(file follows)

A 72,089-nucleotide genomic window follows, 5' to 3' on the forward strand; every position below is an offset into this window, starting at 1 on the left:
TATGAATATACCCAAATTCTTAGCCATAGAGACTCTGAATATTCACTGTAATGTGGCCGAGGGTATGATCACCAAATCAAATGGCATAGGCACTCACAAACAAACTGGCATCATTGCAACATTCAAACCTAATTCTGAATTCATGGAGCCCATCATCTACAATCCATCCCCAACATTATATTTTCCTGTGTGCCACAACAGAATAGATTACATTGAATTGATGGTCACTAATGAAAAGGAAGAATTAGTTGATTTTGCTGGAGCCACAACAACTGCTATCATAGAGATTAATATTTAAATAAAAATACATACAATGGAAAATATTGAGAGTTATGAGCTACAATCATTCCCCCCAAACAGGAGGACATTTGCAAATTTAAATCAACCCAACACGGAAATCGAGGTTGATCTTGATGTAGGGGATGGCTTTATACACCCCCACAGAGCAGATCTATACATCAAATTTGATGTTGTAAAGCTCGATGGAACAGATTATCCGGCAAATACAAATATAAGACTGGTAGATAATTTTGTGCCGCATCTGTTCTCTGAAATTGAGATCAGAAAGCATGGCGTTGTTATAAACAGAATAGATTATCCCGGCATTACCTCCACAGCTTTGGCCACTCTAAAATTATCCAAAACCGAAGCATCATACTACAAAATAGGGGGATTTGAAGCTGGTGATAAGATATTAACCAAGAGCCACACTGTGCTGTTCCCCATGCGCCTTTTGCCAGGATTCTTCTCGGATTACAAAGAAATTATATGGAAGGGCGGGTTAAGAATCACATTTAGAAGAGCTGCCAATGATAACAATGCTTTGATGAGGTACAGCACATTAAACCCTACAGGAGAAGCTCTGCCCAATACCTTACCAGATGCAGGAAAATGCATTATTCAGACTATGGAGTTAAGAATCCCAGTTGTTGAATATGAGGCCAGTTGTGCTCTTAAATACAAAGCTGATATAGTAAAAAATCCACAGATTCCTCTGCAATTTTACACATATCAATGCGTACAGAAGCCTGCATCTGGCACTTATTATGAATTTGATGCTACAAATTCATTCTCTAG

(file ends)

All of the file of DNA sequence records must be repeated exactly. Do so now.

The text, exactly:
A 72,089-nucleotide genomic window follows, 5' to 3' on the forward strand; every position below is an offset into this window, starting at 1 on the left:
TATGAATATACCCAAATTCTTAGCCATAGAGACTCTGAATATTCACTGTAATGTGGCCGAGGGTATGATCACCAAATCAAATGGCATAGGCACTCACAAACAAACTGGCATCATTGCAACATTCAAACCTAATTCTGAATTCATGGAGCCCATCATCTACAATCCATCCCCAACATTATATTTTCCTGTGTGCCACAACAGAATAGATTACATTGAATTGATGGTCACTAATGAAAAGGAAGAATTAGTTGATTTTGCTGGAGCCACAACAACTGCTATCATAGAGATTAATATTTAAATAAAAATACATACAATGGAAAATATTGAGAGTTATGAGCTACAATCATTCCCCCCAAACAGGAGGACATTTGCAAATTTAAATCAACCCAACACGGAAATCGAGGTTGATCTTGATGTAGGGGATGGCTTTATACACCCCCACAGAGCAGATCTATACATCAAATTTGATGTTGTAAAGCTCGATGGAACAGATTATCCGGCAAATACAAATATAAGACTGGTAGATAATTTTGTGCCGCATCTGTTCTCTGAAATTGAGATCAGAAAGCATGGCGTTGTTATAAACAGAATAGATTATCCCGGCATTACCTCCACAGCTTTGGCCACTCTAAAATTATCCAAAACCGAAGCATCATACTACAAAATAGGGGGATTTGAAGCTGGTGATAAGATATTAACCAAGAGCCACACTGTGCTGTTCCCCATGCGCCTTTTGCCAGGATTCTTCTCGGATTACAAAGAAATTATATGGAAGGGCGGGTTAAGAATCACATTTAGAAGAGCTGCCAATGATAACAATGCTTTGATGAGGTACAGCACATTAAACCCTACAGGAGAAGCTCTGCCCAATACCTTACCAGATGCAGGAAAATGCATTATTCAGACTATGGAGTTAAGAATCCCAGTTGTTGAATATGAGGCCAGTTGTGCTCTTAAATACAAAGCTGATATAGTAAAAAATCCACAGATTCCTCTGCAATTTTACACATATCAATGCGTACAGAAGCCTGCATCTGGCACTTATTATGAATTTGATGCTACAAATTCATTCTCTAG